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The Oil Cringe of the West: The Collected Essays and Reviews of J.B. Kelly Vol. 2
edited by S.B. Kelly
The Impact of Islam
by Emmet Scott
Sir Walter Scott's Crusades and Other Fantasies
by Ibn Warraq
Fighting the Retreat from Arabia and the Gulf: The Collected Essays and Reviews of J.B. Kelly. Vol. 1
edited by S.B. Kelly
The Literary Culture of France
by J. E. G. Dixon
Hamlet Made Simple and Other Essays
by David P. Gontar
Farewell Fear
by Theodore Dalrymple
The Eagle and The Bible: Lessons in Liberty from Holy Writ
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The West Speaks
interviews by Jerry Gordon
Mohammed and Charlemagne Revisited: The History of a Controversy
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Why the West is Best: A Muslim Apostate's Defense of Liberal Democracy
Ibn Warraq
Anything Goes
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Karimi Hotel
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The Left is Seldom Right
by Norman Berdichevsky
Allah is Dead: Why Islam is Not a Religion
by Rebecca Bynum
Virgins? What Virgins?: And Other Essays
by Ibn Warraq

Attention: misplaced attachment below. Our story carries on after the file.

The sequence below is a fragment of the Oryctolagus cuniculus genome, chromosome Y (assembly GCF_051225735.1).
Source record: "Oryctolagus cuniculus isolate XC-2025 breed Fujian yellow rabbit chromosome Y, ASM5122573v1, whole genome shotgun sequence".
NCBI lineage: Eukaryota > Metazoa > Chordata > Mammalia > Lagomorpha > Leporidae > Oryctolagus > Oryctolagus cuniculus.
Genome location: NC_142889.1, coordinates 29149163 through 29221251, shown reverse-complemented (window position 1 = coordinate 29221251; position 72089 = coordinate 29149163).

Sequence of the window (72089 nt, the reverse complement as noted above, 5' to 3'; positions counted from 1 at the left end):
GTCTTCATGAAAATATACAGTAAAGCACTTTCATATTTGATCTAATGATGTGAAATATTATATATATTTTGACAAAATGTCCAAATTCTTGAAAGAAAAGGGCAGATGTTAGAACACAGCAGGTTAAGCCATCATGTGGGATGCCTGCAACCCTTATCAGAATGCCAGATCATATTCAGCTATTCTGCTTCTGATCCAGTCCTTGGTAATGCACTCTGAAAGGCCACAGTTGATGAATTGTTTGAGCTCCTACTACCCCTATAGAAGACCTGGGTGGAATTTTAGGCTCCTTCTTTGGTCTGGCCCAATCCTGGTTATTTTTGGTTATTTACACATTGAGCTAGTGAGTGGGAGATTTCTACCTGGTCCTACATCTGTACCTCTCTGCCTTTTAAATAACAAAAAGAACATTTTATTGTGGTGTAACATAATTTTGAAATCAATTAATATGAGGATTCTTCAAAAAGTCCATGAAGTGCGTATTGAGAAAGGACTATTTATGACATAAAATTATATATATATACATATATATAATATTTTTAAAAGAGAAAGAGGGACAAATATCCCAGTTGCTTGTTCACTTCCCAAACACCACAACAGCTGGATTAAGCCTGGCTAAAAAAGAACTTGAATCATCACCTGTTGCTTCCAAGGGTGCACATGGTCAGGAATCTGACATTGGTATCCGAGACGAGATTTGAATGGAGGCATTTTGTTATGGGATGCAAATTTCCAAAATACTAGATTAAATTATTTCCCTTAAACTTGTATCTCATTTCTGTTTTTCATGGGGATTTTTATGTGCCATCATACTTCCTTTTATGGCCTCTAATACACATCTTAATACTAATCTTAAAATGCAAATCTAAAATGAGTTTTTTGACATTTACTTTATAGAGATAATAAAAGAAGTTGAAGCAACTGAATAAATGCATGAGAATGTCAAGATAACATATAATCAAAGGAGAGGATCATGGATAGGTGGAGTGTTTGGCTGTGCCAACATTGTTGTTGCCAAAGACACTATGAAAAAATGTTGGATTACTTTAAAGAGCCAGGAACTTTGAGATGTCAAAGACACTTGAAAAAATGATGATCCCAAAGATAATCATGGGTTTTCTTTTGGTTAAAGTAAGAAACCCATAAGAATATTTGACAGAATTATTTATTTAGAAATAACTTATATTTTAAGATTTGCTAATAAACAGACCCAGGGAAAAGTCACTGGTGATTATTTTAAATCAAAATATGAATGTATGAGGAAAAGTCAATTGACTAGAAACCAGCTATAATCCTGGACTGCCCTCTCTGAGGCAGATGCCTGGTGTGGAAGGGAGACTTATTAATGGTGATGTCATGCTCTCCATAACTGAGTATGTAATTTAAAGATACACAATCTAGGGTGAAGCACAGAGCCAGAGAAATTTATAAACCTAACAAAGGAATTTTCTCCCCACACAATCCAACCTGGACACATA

An Introduction to Danish Culture
by Norman Berdichevsky
The New Vichy Syndrome:
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Jihad and Genocide
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These are all the Blogs posted on Friday, 23, 2012.
Friday, 23 March 2012
Nile Gardiner On The Unspeakable Ashton

Nile Gardiner is a Washington-based foreign affairs analyst and political commentator. He appears frequently on American and British television, including Fox News Channel, CNN, BBC, and Fox Business Network.

Baroness Ashton should resign over her appalling remarks equating Toulouse with Gaza

Baroness Ashton, who compared the Toulouse killings to attacks on Gaza

Baroness Ashton, who compared the Toulouse killings to attacks on Gaza

The Brussels spin machine has been in overdrive, trying to explain and defend Baroness Ashton’s remarks earlier this week at a UNRWA conference on “Palestine refugees in the changing Middle East”. In her controversial speech in Brussels on March 19, the EU’s High Representative for Foreign Affairs and Security Policy drew a comparison between the deaths of young people in Toulouse and Gaza. Here is what she said, according to the official (recently amended) transcript provided by the European Union:

We are gathered here because we have recognised the potential of the youth of Palestine. Against all the odds, they continue to learn, to work, to dream and aspire to a better future. And the days when we remember young people who have been killed in all sorts of terrible circumstances – the Belgian children having lost their lives in a terrible tragedy and when we think of what happened in Toulouse today, when we remember what happened in Norway a year ago, when we know what is happening in Syria, when we see what is happening in Gaza and Sderot and in different parts of the world – we remember young people and children who lose their lives. Here are young people who are asking not to be leaders of the future, but to be taken seriously as leaders of today. And it is to them that we should look and to them we should listen and it is to them that I pay tribute.